Emily Carr, Indian War Dugout (Alert Bay), 1912, oil on cardboard, 65 x 95.5 cm,
Montreal Museum of Fine Arts

27 Apr 2020

Around Emily Carr

: national constructions of artistic modernity in Canada and Quebec
by Johanne Lamoureux
The School of Modernities

Emily Carr (1871-1945) was an artist from British Columbia, whose desire to paint soon led her far from her birth place, Victoria, to San Francisco, then to London and finally to Paris and Brittany where she acquired the plastic language for her great pictorial project around totemic poles and native cultures of the West Coast. But back in Canada, the « happy language of modern art » she experienced during her stay in France was so badly received that the artist progressively gave up her project, and painting. Nevertheless, the painted work of Emily Carr, almost a hundred years later, is still a key element in the narrative of Canadian modernity. This status predated rediscoveries made possible by 1970s feminism. But this institutional, then popular recognition has been, from the beginning, motivated by questions about otherness and national assimilation. This presentation will consider how plastic modernities in Canada, then Quebec, were constructed on very different political appropriation narratives that, beyond the 49th north parallel, have shaped the practice and history of contemporary art throughout the 20th century.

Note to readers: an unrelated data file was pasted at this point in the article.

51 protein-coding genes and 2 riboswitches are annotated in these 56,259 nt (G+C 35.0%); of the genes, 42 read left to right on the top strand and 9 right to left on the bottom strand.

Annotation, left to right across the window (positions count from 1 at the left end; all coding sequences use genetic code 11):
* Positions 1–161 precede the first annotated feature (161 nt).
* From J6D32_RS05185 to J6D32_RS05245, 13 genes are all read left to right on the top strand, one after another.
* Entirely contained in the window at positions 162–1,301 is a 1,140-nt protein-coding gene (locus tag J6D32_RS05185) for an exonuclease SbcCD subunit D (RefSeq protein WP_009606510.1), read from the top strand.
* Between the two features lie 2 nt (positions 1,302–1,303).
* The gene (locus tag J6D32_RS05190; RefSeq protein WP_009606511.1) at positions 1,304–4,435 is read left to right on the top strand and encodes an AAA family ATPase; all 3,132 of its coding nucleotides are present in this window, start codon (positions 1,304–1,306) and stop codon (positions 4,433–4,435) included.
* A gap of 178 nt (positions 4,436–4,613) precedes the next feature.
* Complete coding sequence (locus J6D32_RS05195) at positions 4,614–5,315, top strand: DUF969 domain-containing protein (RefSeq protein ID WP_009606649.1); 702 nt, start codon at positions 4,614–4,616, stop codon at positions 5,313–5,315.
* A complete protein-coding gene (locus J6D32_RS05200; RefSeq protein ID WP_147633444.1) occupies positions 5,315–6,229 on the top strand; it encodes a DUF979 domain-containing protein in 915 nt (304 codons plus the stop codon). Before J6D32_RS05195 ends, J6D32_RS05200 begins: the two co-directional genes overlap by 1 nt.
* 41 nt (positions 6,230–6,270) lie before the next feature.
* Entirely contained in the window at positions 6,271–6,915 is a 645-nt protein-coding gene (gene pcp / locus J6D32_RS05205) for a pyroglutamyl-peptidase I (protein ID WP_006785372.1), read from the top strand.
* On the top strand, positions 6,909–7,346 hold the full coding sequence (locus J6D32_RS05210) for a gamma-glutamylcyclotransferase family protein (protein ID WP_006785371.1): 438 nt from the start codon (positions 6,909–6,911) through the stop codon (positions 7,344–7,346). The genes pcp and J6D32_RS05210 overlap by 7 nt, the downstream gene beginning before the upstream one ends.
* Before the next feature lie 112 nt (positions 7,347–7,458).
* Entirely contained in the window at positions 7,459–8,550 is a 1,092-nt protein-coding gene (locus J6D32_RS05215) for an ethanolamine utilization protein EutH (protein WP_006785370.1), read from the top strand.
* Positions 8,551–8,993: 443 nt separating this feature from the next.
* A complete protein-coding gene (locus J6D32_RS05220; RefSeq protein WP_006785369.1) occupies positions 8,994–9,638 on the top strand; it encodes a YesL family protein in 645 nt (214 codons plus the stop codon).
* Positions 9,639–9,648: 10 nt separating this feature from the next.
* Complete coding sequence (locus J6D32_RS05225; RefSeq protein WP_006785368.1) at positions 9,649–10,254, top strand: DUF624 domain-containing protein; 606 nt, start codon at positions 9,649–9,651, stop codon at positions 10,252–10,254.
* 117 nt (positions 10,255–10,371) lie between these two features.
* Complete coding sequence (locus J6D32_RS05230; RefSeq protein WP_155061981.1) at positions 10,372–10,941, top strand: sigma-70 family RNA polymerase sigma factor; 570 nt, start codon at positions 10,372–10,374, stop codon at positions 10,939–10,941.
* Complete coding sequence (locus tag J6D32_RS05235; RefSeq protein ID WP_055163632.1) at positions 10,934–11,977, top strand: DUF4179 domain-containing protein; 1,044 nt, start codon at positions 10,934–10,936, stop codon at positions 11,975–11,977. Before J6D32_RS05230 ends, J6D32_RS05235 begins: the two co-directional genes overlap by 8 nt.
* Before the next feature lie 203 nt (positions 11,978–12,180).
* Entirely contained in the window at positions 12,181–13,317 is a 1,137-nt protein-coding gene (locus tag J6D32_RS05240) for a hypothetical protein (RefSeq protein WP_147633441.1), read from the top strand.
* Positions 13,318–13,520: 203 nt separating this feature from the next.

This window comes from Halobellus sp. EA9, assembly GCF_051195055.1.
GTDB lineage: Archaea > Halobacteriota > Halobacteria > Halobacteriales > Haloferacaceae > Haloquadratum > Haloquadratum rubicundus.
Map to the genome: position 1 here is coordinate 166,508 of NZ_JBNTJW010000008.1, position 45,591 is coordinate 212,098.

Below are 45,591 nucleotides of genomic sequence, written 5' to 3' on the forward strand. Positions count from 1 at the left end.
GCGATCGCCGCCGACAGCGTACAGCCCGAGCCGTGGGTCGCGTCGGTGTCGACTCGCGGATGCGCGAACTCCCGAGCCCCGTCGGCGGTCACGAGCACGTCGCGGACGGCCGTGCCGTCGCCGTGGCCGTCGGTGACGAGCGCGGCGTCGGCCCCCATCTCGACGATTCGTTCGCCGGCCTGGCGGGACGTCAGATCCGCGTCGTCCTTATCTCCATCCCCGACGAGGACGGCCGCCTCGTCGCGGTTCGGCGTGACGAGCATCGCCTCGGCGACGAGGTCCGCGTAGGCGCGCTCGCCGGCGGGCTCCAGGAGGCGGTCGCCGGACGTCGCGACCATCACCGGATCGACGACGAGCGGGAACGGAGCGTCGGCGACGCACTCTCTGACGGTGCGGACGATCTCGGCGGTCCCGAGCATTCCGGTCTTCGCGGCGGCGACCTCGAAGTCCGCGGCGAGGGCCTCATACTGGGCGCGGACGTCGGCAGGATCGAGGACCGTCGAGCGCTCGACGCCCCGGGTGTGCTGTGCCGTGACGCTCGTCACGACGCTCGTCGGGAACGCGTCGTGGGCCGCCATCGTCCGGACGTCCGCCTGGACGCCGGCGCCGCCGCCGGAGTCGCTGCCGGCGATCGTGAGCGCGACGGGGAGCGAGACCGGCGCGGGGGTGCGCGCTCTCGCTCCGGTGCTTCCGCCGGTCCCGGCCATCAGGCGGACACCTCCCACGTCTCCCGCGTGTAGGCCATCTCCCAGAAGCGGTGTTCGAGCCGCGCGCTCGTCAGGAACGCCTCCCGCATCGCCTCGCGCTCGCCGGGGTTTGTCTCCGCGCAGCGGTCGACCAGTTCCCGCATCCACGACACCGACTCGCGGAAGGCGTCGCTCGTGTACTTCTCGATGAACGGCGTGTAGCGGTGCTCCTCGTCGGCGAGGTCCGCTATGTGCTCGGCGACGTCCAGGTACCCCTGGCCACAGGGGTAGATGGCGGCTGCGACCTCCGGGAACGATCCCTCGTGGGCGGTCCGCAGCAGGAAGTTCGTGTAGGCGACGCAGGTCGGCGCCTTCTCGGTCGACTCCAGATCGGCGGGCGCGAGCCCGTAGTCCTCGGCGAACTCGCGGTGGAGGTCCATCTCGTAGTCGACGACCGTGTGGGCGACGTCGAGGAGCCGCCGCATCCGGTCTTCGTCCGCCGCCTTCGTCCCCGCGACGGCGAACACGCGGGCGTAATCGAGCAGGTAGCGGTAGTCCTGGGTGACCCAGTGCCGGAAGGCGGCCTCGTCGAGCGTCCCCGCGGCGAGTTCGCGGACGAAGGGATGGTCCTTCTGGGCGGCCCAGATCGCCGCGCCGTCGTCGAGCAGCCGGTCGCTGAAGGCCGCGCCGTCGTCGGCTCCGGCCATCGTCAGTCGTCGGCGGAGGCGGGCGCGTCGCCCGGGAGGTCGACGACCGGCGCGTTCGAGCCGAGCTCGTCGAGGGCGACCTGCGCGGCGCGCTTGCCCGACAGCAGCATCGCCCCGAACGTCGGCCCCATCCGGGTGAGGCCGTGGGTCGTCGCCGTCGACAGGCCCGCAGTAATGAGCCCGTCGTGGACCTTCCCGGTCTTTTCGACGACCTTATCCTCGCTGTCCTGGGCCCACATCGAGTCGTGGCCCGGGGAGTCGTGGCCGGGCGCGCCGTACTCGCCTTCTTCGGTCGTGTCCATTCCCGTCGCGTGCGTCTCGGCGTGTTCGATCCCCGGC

Photo © Johanne Lamoureux

Johanne Lamoureux is Professor in the Department of Art History and Film Studies, and Chair of research on Canada in Civic Museology at the University of Montreal. As an independent curator, she co-curated, with Charlie Hill and Ian Thom the rétrospective exhibition « Emily Carr : New perspectives on a Canadian Icon » at the Musée des beaux-Arts du Canada, en 2006.

Lecture in French

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